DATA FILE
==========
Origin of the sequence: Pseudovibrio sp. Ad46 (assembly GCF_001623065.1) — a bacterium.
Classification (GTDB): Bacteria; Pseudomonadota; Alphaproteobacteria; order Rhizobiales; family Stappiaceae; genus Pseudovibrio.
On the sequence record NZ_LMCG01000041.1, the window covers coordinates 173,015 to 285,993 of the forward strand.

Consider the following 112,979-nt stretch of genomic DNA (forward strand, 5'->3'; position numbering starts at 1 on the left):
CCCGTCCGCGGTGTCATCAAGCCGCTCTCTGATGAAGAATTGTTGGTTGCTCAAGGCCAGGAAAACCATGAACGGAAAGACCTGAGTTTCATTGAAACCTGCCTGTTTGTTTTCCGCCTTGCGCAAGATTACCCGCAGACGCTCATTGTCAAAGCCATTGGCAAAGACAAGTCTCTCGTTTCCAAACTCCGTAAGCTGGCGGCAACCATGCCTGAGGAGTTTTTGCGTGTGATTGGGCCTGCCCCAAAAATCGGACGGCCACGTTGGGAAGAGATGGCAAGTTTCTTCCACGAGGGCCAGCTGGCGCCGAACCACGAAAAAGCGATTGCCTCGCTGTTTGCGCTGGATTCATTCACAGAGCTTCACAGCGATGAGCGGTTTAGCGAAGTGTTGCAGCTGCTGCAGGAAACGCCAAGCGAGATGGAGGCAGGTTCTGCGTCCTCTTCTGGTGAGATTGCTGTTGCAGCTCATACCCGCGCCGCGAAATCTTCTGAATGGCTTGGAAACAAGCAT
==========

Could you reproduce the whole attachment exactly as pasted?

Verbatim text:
Origin of the sequence: Pseudovibrio sp. Ad46 (assembly GCF_001623065.1) — a bacterium.
Classification (GTDB): Bacteria; Pseudomonadota; Alphaproteobacteria; order Rhizobiales; family Stappiaceae; genus Pseudovibrio.
On the sequence record NZ_LMCG01000041.1, the window covers coordinates 173,015 to 285,993 of the forward strand.

Consider the following 112,979-nt stretch of genomic DNA (forward strand, 5'->3'; position numbering starts at 1 on the left):
CCCGTCCGCGGTGTCATCAAGCCGCTCTCTGATGAAGAATTGTTGGTTGCTCAAGGCCAGGAAAACCATGAACGGAAAGACCTGAGTTTCATTGAAACCTGCCTGTTTGTTTTCCGCCTTGCGCAAGATTACCCGCAGACGCTCATTGTCAAAGCCATTGGCAAAGACAAGTCTCTCGTTTCCAAACTCCGTAAGCTGGCGGCAACCATGCCTGAGGAGTTTTTGCGTGTGATTGGGCCTGCCCCAAAAATCGGACGGCCACGTTGGGAAGAGATGGCAAGTTTCTTCCACGAGGGCCAGCTGGCGCCGAACCACGAAAAAGCGATTGCCTCGCTGTTTGCGCTGGATTCATTCACAGAGCTTCACAGCGATGAGCGGTTTAGCGAAGTGTTGCAGCTGCTGCAGGAAACGCCAAGCGAGATGGAGGCAGGTTCTGCGTCCTCTTCTGGTGAGATTGCTGTTGCAGCTCATACCCGCGCCGCGAAATCTTCTGAATGGCTTGGAAACAAGCAT